LOGAN, Utah (AP) — A small commercial nuclear reactor that a Utah energy cooperative wants to build in Idaho would be game-changing for energy customers if the U.S. Nuclear Regulatory Commission approves the project, a high-ranking federal official said this week at a conference.
Members of the Utah Associated Municipal Power Systems are pursuing the project as a way to shore up energy stability in a market shaken by the threat of shuttered coal-fired power plants and fluctuating natural gas prices, the Deseret News reported .
The energy cooperative is a community-owned, nonprofit political subdivision of Utah that provides energy services to community-owned power systems throughout the intermountain West. Its member cities include Bountiful, Logan, Murray and Blanding.
It would own the NuScale Technology project once the small nuclear power plant is completed in 2026 at a site at the Idaho National Laboratory.
NuScale Technology recently submitted a design application to the Nuclear Regulatory Commission. It already passed its first phase of review and has advanced to the second stage.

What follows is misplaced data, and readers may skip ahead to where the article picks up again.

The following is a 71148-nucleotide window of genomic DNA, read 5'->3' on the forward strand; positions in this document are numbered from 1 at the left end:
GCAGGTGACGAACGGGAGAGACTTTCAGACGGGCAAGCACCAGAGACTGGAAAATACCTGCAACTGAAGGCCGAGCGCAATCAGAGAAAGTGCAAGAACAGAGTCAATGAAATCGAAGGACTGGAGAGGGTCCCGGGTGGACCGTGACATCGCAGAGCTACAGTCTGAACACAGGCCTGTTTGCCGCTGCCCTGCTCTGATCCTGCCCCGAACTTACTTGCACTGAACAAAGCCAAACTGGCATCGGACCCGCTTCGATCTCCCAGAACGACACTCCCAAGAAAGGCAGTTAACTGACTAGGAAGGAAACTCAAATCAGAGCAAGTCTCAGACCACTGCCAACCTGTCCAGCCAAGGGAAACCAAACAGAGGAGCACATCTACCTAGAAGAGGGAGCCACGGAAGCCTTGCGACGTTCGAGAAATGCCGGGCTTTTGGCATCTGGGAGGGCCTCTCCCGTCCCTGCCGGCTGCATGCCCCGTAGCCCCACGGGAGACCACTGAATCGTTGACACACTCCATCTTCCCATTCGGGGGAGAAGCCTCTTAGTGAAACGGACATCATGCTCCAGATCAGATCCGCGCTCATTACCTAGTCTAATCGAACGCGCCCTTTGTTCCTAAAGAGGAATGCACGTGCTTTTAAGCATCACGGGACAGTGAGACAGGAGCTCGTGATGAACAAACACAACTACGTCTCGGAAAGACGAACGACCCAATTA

The energy department is eager to see the project through a successful fruition, said Edward McGinnis, principal deputy assistant secretary for the U.S. Office of Nuclear Energy.
“We don’t do this lightly,” he told a crowd at the conference in Logan for the Utah Associated Municipal Power Systems. “If we are going to put this much money into something this important, we are going to do everything we can to support this technology.”
The small nuclear plant would have cylindrical modular reactors that are 76 feet by 15 feet (23 meters by 5 meters) installed underground, according to current plans.
Depending on energy needs, there would be anywhere from six to 12 reactors at the Idaho site.
NuScale’s project requires less water than a traditional nuclear power plant, McGinnis said.